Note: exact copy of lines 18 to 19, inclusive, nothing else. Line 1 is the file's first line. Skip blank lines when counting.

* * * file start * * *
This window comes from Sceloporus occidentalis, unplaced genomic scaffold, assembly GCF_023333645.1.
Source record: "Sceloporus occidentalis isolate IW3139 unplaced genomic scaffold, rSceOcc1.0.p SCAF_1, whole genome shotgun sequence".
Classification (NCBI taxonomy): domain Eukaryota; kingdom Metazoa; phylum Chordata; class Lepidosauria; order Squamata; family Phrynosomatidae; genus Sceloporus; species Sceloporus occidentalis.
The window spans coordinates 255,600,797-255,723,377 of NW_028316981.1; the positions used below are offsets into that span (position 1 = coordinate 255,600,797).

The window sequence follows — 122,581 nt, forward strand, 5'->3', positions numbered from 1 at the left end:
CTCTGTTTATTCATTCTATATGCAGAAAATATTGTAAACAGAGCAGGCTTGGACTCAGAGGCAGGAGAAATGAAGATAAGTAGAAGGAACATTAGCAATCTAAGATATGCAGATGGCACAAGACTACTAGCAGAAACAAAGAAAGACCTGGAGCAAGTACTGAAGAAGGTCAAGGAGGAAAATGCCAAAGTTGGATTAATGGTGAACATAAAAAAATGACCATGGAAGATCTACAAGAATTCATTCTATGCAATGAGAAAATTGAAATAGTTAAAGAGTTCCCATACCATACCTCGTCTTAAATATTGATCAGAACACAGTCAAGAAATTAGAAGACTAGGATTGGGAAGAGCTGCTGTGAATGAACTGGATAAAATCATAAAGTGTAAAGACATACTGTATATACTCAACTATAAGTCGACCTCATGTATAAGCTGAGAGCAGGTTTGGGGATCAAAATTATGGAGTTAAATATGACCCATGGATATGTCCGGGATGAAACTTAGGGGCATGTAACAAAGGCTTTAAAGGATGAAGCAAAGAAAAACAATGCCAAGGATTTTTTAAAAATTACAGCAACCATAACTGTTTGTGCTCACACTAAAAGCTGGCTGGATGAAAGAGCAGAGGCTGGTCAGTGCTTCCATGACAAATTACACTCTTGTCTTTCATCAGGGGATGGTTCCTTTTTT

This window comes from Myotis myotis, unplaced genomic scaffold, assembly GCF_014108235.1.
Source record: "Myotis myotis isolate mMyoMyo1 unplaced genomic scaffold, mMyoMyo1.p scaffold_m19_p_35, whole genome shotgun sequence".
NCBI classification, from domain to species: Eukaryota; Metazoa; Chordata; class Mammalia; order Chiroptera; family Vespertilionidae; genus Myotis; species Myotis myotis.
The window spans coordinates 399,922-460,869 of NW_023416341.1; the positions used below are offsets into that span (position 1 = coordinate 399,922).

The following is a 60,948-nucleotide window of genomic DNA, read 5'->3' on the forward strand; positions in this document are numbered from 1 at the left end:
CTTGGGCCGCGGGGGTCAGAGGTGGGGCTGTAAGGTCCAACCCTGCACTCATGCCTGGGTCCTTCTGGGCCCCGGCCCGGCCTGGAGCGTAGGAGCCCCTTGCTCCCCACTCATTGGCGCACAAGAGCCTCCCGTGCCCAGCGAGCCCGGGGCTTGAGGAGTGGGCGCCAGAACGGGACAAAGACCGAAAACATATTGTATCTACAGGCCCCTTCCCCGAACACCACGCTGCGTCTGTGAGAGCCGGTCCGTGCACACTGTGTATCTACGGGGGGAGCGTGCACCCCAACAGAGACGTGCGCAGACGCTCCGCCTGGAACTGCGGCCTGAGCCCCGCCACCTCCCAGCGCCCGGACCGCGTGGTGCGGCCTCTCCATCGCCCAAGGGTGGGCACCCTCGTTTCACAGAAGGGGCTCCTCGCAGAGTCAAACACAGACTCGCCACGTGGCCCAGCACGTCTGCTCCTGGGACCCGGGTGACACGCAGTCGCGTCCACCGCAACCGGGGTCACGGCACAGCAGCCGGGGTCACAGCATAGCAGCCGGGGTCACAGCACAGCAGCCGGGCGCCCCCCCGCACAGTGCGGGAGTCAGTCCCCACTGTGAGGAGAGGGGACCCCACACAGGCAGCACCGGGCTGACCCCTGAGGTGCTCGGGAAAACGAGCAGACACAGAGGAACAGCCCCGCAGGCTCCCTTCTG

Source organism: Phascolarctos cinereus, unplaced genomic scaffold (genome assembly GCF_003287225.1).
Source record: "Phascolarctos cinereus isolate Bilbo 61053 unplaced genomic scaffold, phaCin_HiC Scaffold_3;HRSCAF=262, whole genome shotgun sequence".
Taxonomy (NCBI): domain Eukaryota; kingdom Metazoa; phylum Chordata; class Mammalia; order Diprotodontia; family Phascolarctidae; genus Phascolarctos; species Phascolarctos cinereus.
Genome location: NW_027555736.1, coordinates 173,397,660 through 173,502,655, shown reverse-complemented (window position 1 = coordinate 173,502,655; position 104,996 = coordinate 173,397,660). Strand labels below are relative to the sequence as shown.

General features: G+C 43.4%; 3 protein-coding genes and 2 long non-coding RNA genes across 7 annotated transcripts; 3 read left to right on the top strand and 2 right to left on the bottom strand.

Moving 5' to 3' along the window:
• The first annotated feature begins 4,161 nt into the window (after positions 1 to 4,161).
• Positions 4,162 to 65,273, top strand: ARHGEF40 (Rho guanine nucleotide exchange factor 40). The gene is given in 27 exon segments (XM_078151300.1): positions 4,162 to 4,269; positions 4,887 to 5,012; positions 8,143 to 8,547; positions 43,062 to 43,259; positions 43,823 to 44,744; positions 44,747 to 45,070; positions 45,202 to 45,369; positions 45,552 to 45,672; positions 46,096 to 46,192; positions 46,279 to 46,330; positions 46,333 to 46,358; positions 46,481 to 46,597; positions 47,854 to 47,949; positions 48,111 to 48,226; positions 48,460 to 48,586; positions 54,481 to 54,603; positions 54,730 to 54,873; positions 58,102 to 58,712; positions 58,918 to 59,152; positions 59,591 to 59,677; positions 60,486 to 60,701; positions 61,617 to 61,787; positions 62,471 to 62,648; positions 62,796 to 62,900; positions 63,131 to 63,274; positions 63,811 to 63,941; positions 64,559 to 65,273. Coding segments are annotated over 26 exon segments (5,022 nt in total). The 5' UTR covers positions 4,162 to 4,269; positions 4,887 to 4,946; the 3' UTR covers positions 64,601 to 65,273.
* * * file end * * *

Moving 5' to 3' along the window:
• The first annotated feature begins 4,161 nt into the window (after positions 1 to 4,161).